Some of those tracks with the traditional musical structure do have something ‘cinematic’ about them so it’s easy to see why the ‘Build Me Up’ video gained so much traction. How did you hook up with Vincent Haycock?
It came about through his video commissioner. Ninja put the track out to the commissioner, he said he loved the track and he asked me about the themes that were going on in the song and then came back with this idea based around the three brothers. The themes of the song are basically about missing home but not really wanting to go home, and dealing with that conflict and the relationship, where you’re from and your relationship to your environment around you. He came back with this idea and said that he’d wanted to work with these brothers for a while and look at their environment, how they relate to the world around them and the people around them, and the idea seemed to fit perfectly. If someone had told me prior to ‘Build Me Up’ that the video would be three brothers from Compton I wouldn’t really have seen how it related but the more I’ve seen it, the more I looked at the treatment before it was made, it just seemed to make perfect sense.
Do the themes of home and the town you’re from carry throughout the album or does each song tell a different story?
The overarching theme of the album is about my home town and different experiences, events, people and things within that. Although I’ve written songs from a first person perspective the songs aren’t particularly about me. They’re often imagining stuff from other people’s point of view and trying to empathise. That’s the biggest thing with the album, it’s trying to connect with the world and to empathise with the world around you, and examine the connections you have or the connections you don’t have with the things around you.
Do you ever just make music for yourself?
Yeah I suppose there’s an element of that in all tracks, but I think if you purely make music for yourself you run the risk of alienating your listeners. My music teacher used to always say to me, “It’s one thing to watch someone eat chocolate and it’s another thing if they share it with you”, and I always try and keep that in mind when I’m writing music. I think it quickly becomes apparent if someone is writing something just for themselves. It becomes a bit boring because you can come up with one idea which you love, and you can do it again and again and again, but for other people it just becomes tedious. It’s much nicer to leave them wanting a bit more.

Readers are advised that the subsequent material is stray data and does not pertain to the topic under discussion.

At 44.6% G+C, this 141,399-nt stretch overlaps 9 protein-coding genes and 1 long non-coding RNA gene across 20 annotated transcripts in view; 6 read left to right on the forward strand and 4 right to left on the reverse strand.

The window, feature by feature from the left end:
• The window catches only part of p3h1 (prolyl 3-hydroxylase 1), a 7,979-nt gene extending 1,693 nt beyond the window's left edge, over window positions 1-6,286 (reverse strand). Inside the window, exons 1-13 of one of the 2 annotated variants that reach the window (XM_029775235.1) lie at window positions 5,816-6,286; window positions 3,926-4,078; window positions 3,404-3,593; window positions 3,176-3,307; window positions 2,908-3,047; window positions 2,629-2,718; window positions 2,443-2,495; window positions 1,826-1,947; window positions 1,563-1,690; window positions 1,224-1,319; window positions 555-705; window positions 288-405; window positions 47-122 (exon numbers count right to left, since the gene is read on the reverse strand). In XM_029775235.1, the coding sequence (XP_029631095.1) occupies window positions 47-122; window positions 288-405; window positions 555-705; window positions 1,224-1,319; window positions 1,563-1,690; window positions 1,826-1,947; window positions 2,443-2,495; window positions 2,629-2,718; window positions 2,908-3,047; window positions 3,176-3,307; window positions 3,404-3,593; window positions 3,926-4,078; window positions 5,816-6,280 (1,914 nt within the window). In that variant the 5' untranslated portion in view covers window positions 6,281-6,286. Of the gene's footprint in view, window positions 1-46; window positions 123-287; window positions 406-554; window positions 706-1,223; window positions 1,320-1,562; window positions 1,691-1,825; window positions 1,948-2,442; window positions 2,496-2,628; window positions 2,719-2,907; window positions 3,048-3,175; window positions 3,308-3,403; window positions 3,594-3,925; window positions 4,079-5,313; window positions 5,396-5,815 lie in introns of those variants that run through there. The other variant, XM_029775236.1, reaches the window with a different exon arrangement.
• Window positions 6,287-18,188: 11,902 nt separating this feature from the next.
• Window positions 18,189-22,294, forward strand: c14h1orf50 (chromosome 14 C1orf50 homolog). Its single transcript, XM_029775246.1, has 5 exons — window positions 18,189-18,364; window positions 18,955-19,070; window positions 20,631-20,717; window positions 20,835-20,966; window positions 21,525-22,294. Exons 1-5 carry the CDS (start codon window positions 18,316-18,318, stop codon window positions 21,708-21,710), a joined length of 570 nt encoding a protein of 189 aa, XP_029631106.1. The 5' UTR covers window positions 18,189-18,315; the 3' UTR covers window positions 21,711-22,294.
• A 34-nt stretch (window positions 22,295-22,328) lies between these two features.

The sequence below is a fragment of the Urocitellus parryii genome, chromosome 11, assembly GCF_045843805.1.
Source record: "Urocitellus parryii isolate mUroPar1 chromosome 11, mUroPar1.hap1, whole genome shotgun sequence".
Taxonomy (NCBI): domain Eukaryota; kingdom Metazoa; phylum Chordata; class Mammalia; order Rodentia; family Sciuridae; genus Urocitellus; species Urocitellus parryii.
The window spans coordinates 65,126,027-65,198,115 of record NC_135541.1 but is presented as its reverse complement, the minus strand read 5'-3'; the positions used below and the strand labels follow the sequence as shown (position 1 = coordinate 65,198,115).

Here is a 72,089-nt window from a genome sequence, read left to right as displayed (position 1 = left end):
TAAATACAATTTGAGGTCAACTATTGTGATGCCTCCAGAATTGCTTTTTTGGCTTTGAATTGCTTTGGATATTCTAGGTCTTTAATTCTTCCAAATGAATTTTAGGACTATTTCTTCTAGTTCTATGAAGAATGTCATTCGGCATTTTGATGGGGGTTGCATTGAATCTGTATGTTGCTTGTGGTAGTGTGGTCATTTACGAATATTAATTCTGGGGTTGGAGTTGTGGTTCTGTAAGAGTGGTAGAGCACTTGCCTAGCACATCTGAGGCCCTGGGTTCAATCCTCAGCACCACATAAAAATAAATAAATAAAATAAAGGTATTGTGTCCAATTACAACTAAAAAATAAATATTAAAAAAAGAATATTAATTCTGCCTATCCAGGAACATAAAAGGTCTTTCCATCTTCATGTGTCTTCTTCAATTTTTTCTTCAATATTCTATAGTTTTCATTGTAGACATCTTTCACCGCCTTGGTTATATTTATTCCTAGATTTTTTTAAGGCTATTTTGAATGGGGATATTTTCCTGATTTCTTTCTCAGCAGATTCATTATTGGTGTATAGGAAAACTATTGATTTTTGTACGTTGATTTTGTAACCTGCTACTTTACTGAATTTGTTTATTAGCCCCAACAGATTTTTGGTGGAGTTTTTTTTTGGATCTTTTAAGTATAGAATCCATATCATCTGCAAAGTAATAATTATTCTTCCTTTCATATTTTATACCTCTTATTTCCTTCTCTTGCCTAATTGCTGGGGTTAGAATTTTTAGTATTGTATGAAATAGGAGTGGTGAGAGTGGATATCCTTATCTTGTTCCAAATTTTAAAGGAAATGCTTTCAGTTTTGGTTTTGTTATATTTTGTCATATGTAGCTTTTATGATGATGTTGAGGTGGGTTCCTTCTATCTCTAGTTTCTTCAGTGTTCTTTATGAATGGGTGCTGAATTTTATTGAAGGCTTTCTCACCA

It quickly becomes apparent if someone is writing something just for themselves... for other people it just becomes tedious.
We recently ran a piece about what makes a great label and Midland mentioned that for his label, Graded, he wanted distinctive artwork and a collectible vinyl product “with the digital edges rounded off.” Format fetishism is something you’ve avoided with Super.
Super is a labour of love for both myself and Jonny, who I run the label with. We’re doing it completely out of our own pockets and so from that point of view we’ve tried to release stuff but in a format that’s cost effective for all concerned. We’d love to do more physical releases and have a product that you could hold and collect but it’s tough economic times for everyone and you’ve got to do things within your means. Super is something which we’re going to continue to grow. It’s quite nice because we don’t feel in any rush to do anything with it, we’re just taking each release as it comes and taking our time over the artists that we choose to release and try and work really closely with them. I think the next step for us as a label is going to be to join forces with a few artists and really help to develop them, work with them on a couple of albums and on developing their profile. Just gradually take it a step at a time. Then there are other commercial things that we could look at in terms of publishing and getting a catalogue together to start pumping some money back into the label and hopefully do more physical releases and videos.
But then taking your time allows you to be quite dynamic and Super has demonstrated some serious A&R prowess, including AlunaGeorge and Bondax as some of your first releases. Do you think the nurturing aspect is quite important in the label?
Speaking from personal experience, you don’t feel like creating music when you’re put under pressure. Some people respond differently to it and I think there are certain levels of pressure which can be good, but it has to be applied in a creatively viable way. I think you need to make your artists feel like they’re supported and they have time. Even if there is pressure there, hopefully you can give it in such a way that it’s constructive, and give criticism which is useful and helps them to push things forward. Absolutely, it’s definitely important to nurture those relationships with artists and encourage them to develop.